This motorcycle is made entirely of “stalk” parts
The wicker motorcycle did it’s job. It attracted my attention from half a block away and drew me into the store on the northwest corner of South Granville Street and West Broadway Avenue.
Had I known it was made of wicker I’d have saved myself the effort. But I had the idea it was made of some more serious sort of wood.
Anyway, there I was, standing in front of it, feeling a little silly.
I had to admit though that it was impressive in its own way—a surprisingly accurate, life-size model of a motorcycle, made entirely out of sticks and twigs. You don’t see that every day. In fact, I had never seen that before in my life.
Art is a start but wicker is quicker?
An original work of this size and complexity must have a name attached to it, I thought. So I went into the store in order to ask the smartly-dressed woman behind the sales desk what the name of the artist was who had, ah, woven it.
The woman looked up at me from her paperwork and then in the direction I was pointing—toward the wicker motorcycle. Her expression brightened noticeably.
“Three hundred dollars,” she said, straight out, pinning me with a big smile and her full, unblinking attention.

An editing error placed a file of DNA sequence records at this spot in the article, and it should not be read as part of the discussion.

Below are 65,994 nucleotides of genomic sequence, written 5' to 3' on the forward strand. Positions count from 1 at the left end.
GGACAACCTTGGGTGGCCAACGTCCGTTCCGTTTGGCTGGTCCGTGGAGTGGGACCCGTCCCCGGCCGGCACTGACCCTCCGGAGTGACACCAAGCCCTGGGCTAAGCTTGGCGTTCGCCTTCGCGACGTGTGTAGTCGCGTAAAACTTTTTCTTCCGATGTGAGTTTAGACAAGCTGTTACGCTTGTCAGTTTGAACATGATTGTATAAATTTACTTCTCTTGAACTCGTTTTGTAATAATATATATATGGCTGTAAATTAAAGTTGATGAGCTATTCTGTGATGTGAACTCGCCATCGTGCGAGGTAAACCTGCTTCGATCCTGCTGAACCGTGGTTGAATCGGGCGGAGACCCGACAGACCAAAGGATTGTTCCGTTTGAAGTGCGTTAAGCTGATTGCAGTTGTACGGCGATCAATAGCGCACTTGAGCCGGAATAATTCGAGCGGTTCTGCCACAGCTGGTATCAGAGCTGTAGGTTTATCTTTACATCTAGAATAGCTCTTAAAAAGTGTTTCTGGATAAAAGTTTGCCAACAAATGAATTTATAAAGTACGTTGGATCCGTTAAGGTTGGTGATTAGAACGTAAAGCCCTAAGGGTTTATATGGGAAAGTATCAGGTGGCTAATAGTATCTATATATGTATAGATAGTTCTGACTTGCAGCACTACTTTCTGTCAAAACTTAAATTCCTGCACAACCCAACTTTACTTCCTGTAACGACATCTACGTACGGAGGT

“Um,” I started.
“It’s on sale!” She added.
At that point, my interest simply evaporated and my attitude turned 180 degrees.
It was just a product after all, made by unknown and probably terribly underpaid people. Perhaps there was a factory somewhere churning these wicker wonders out, 20-a-day, in some ironically assembly line-like way, from “stalk” parts.
I felt a little disappointed and I also felt a little like a gazelle under the bright, sharp gaze of the saleswoman.
After thanking her I left the store, which took me past the motorcycle one last time.
But it is pretty cool, I thought, even if it is made of wicker. Click the images to enlarge them.